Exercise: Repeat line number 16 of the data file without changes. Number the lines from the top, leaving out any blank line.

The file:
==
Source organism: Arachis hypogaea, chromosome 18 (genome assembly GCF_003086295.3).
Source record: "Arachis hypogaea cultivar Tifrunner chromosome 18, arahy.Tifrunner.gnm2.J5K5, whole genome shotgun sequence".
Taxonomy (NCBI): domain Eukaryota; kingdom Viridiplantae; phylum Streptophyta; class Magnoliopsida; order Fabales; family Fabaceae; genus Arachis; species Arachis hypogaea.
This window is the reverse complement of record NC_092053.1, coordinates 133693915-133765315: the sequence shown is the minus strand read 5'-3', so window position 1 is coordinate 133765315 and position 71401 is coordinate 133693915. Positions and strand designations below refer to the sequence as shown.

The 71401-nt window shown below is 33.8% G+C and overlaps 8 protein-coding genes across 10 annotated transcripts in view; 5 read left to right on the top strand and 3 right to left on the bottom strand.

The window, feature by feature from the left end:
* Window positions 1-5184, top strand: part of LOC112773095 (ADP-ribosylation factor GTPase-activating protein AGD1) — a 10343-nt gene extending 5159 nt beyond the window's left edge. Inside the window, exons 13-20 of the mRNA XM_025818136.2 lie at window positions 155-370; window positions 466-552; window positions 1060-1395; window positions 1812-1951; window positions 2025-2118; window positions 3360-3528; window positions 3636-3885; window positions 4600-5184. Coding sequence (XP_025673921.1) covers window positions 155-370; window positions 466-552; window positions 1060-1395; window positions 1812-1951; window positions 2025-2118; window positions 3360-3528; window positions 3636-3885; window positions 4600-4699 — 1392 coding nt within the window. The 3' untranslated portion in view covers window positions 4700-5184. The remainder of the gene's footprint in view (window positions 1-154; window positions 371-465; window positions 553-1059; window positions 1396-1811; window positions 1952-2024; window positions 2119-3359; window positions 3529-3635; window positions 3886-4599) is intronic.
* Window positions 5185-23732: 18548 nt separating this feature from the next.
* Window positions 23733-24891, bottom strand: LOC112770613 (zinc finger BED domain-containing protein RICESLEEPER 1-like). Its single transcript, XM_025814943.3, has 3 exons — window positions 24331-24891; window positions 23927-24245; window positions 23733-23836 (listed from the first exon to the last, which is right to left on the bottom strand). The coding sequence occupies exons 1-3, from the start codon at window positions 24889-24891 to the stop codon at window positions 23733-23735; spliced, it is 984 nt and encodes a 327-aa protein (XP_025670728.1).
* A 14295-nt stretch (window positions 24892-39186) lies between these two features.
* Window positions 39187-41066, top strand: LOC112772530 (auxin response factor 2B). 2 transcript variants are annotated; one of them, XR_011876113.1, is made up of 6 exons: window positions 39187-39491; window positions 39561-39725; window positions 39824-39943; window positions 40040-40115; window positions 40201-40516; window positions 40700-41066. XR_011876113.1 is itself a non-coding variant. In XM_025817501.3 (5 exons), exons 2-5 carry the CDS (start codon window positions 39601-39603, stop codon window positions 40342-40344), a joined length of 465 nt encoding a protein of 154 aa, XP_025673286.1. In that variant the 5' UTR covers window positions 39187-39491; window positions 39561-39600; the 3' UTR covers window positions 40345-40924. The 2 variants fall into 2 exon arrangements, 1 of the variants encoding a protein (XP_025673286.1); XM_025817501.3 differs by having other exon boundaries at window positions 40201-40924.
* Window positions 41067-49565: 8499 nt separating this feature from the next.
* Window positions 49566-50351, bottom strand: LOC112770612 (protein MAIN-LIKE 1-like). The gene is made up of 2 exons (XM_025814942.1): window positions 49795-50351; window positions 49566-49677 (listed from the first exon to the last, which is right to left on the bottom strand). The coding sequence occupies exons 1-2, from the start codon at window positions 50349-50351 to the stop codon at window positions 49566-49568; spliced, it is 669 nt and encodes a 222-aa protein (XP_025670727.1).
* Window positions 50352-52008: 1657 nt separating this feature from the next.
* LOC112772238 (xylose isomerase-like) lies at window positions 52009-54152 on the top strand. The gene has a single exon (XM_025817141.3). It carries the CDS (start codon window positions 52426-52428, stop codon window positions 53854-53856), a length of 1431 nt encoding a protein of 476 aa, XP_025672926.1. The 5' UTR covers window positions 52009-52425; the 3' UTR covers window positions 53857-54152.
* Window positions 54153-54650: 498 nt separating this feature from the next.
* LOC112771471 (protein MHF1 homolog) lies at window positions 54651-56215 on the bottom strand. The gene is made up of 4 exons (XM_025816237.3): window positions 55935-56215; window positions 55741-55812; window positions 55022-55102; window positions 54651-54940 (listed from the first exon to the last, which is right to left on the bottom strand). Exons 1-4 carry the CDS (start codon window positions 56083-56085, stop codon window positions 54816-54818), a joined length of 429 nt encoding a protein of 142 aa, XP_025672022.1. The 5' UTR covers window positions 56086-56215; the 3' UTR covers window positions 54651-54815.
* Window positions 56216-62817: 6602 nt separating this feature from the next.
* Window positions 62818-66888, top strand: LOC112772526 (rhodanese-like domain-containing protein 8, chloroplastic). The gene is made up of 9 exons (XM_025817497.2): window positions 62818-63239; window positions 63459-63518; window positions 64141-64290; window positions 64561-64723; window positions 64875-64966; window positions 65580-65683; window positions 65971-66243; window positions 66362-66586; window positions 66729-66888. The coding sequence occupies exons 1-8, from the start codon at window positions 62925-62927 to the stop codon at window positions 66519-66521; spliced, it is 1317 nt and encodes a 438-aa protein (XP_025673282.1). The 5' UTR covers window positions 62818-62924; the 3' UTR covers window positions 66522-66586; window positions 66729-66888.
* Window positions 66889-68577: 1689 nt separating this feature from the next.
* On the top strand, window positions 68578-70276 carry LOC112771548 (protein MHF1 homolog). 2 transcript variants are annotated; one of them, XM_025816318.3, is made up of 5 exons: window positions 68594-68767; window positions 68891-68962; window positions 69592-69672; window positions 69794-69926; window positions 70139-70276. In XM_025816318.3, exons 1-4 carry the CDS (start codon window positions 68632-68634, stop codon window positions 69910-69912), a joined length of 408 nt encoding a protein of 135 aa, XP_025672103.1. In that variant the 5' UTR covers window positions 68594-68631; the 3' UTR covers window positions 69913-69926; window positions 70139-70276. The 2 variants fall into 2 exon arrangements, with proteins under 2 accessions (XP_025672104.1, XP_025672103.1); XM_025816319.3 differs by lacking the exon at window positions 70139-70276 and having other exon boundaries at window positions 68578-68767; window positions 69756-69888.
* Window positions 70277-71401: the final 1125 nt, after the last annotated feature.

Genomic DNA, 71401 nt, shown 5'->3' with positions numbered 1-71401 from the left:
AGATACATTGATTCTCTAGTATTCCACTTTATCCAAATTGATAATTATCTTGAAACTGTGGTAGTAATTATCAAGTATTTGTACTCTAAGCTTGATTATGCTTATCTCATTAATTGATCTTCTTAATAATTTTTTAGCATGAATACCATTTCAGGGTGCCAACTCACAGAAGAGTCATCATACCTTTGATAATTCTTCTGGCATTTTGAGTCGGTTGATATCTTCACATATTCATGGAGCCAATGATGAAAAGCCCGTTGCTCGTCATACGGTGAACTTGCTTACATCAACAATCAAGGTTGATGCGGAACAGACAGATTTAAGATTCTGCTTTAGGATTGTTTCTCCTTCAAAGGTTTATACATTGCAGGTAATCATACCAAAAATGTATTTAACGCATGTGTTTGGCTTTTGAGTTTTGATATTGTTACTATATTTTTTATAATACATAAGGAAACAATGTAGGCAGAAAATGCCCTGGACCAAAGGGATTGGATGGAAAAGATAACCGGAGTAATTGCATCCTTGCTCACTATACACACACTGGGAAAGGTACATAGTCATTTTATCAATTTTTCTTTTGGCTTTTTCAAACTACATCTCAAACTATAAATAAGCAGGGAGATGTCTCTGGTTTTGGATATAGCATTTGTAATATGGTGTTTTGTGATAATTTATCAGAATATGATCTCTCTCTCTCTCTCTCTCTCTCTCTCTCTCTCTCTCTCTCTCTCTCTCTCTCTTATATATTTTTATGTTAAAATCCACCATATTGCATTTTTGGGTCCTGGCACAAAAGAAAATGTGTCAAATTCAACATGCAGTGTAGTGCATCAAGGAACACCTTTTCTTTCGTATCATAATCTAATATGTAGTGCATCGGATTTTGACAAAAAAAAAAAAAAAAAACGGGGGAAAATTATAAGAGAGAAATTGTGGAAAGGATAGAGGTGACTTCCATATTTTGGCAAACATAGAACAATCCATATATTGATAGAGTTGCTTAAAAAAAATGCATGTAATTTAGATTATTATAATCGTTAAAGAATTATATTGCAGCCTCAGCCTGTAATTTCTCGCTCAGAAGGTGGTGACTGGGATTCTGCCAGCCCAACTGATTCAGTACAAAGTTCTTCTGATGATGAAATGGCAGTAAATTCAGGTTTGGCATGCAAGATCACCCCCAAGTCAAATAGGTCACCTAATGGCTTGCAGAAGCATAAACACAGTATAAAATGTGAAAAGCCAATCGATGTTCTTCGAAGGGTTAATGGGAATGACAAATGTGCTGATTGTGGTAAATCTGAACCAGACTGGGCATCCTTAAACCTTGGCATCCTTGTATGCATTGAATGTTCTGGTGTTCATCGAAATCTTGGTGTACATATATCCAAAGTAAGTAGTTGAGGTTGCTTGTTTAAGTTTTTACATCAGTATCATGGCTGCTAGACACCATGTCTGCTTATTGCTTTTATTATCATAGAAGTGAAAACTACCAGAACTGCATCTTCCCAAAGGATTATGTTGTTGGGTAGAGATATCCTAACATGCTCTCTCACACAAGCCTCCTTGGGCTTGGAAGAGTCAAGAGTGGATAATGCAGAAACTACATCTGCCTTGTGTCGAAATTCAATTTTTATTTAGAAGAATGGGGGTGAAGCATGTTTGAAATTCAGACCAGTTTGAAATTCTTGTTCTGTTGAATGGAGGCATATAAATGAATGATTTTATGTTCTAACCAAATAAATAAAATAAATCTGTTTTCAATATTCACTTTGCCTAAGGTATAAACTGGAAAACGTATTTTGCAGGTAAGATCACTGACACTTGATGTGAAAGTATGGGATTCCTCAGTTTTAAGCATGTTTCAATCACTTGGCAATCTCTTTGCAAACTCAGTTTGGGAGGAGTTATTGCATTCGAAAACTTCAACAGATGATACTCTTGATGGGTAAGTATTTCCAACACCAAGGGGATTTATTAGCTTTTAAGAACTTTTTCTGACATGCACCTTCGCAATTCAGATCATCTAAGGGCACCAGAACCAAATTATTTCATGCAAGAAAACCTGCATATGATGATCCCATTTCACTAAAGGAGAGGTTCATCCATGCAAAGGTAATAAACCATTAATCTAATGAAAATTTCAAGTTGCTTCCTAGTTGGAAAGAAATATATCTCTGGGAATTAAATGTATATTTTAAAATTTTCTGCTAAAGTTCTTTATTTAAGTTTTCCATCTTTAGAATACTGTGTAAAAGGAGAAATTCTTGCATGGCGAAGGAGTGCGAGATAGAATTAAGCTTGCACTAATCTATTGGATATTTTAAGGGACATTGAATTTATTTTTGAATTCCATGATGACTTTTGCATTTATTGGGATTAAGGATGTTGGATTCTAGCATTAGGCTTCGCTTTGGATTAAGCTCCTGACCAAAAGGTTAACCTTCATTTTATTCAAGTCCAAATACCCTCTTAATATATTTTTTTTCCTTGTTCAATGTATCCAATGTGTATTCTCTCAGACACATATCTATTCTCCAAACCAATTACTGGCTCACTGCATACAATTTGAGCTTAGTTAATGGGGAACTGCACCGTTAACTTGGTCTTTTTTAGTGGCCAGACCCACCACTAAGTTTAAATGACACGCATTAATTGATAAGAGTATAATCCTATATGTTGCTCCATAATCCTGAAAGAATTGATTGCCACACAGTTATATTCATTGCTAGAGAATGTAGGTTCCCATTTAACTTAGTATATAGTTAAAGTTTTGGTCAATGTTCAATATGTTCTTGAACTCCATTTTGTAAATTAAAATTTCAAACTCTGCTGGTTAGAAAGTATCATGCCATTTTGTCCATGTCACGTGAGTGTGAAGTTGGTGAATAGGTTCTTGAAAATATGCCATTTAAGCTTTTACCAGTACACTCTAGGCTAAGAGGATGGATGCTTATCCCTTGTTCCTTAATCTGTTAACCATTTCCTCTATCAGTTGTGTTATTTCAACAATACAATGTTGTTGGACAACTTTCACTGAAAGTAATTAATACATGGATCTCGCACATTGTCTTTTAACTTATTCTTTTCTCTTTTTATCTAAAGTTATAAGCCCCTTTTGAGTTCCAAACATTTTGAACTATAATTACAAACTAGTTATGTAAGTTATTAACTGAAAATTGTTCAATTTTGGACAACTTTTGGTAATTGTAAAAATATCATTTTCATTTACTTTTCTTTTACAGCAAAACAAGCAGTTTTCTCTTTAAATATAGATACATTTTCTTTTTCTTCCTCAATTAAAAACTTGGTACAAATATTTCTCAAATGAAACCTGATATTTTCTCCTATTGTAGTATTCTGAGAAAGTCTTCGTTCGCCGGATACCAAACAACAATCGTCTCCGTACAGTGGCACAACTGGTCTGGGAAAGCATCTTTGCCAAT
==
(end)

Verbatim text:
* Window positions 54153-54650: 498 nt separating this feature from the next.